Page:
Progression and regression of premalignant cervical lesions in HIV-infected women from Soweto: A prospective cohort

Tanvier Omar, Sheree Schwartz, Colleen Hanrahan, Tebogo Modisenyane, Nkeko Tshabangu, Jonathan E. Golub, James A. McIntyre, Glenda E. Gray, Lerato Mohapi, Neil A. Martinson

Research output: Contribution to journalArticlepeer-review

46 Scopus citations


Objective: To ascertain progression and regression of cervical dysplasia in HIV-infected women in Soweto. Design: Prospective cohort. Methods: Women attending an HIV wellness clinic were offered cervical smears as part of care; smears were assessed using the Bethesda system. Those with high-grade lesions or worse were referred for colposcopy. Progression analyses included women with at least two smears at least 5.5 months apart. Hazard ratios were used to ascertain predictors of progression. Results: Two thousand, three hundred and twenty-five women had a baseline smear; their median age and CD4 cell count was 32 years and 312 cells/μl, respectively; 17% were taking highly active antiretroviral therapy (HAART); 62, 20 and 14% had normal, low-grade squamous intraepithelial lesions (LSIL) or high-grade squamous intraepithelial lesions (HSIL), respectively. Of those with baseline normal or LSIL smears, 1074 had another smear; progression from normal to LSIL was 9.6/100 person-years (95% CI 8.3-11.1) and progression from normal or LSIL to HSIL was 4.6/100 person-years (95% CI 3.9-5.5). Of 225 women with LSIL at baseline and at least one subsequent smear at least 11.5 months later, 44.0% regressed to normal (21.2/100 person-years (95% CI 17.5-25.7)). Multivariate models suggested increasing risk for progression in women with CD4 cell count below 500 cells/μl and HAART may reduce the risk of progression [adjusted hazard ratio (aHR) 0.72 (0.52-0.99)]. Conclusion: HIV-infected women have high rates of prevalent and incident HSIL and LSIL with relatively low risk of regression to normal from LSIL. HAART appears to protect against progression. Our findings suggest cervical screening intervals should be less than 10 years - irrespective of age in women with CD4 cell counts below 500 cells/μl.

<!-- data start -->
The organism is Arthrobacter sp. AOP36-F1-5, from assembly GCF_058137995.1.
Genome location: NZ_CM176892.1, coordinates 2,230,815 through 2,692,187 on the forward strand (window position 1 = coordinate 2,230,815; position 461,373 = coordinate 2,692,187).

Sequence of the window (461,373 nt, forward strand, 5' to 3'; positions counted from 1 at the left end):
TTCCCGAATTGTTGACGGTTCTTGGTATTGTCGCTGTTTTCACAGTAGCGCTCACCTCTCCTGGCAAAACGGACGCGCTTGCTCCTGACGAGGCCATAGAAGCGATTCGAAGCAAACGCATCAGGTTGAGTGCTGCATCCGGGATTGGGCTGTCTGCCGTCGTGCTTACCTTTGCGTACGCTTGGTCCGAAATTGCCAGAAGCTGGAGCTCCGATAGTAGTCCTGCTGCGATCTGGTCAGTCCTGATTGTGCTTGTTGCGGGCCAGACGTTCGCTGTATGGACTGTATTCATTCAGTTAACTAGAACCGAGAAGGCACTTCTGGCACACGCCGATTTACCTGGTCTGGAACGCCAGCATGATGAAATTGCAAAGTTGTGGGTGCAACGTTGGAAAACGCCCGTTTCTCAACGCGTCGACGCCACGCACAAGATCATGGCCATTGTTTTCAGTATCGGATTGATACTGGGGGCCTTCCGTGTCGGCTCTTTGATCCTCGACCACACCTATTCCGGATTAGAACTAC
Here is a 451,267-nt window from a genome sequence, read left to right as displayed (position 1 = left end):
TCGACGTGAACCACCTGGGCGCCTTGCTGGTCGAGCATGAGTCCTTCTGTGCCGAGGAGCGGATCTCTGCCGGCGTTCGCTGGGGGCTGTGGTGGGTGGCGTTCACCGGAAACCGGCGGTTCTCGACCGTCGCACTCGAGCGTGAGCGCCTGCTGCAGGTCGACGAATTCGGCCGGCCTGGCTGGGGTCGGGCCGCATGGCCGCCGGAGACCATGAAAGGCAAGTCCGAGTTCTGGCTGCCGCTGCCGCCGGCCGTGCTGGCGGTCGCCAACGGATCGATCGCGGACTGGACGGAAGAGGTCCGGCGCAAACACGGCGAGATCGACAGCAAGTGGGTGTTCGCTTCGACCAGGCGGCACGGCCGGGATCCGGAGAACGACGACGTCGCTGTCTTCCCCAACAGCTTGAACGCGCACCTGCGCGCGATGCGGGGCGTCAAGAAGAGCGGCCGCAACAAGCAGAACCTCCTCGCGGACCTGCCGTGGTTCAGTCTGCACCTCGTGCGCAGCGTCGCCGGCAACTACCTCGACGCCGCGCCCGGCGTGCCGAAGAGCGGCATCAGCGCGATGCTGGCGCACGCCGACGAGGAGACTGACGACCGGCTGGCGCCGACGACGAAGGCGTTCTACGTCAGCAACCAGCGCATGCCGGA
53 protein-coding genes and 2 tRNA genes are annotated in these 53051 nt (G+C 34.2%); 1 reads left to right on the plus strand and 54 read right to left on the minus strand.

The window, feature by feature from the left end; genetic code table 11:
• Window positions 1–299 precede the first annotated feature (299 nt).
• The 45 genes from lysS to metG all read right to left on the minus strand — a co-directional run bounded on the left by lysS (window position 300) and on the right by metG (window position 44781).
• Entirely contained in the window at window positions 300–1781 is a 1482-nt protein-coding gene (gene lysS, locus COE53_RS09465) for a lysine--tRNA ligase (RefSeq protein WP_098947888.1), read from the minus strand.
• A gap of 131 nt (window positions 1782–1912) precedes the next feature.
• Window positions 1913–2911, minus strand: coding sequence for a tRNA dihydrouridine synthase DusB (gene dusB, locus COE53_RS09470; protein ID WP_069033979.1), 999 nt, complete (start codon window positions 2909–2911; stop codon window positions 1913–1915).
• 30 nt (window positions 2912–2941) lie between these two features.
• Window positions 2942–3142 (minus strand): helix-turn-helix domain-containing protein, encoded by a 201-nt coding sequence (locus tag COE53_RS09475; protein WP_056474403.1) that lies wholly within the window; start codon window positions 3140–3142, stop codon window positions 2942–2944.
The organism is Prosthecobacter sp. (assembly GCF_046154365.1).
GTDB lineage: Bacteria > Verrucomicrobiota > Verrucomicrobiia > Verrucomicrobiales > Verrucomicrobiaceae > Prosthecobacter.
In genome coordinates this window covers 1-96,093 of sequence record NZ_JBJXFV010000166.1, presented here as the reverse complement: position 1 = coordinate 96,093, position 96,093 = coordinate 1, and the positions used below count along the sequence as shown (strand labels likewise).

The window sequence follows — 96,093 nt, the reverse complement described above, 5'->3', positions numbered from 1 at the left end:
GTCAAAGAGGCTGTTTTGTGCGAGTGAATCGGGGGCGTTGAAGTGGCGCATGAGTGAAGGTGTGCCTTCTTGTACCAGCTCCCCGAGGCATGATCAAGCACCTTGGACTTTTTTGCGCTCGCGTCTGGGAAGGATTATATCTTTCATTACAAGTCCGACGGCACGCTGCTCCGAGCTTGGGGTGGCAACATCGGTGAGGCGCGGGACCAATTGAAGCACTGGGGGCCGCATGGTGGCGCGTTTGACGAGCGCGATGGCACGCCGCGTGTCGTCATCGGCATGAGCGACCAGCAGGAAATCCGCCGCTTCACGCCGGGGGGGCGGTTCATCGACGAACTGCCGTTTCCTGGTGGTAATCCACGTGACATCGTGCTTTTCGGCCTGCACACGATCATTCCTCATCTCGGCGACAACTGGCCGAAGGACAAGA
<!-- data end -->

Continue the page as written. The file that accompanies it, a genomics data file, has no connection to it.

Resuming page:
Original languageEnglish (US)
Pages (from-to)87-94
Number of pages8
Issue number1
StatePublished - Jan 2 2011


  • CD4
  • HPV
  • antiretroviral therapy
  • cervical cancer
  • cohort
  • squamous intraepithelial lesion

ASJC Scopus subject areas

  • Immunology and Allergy
  • Immunology
  • Infectious Diseases


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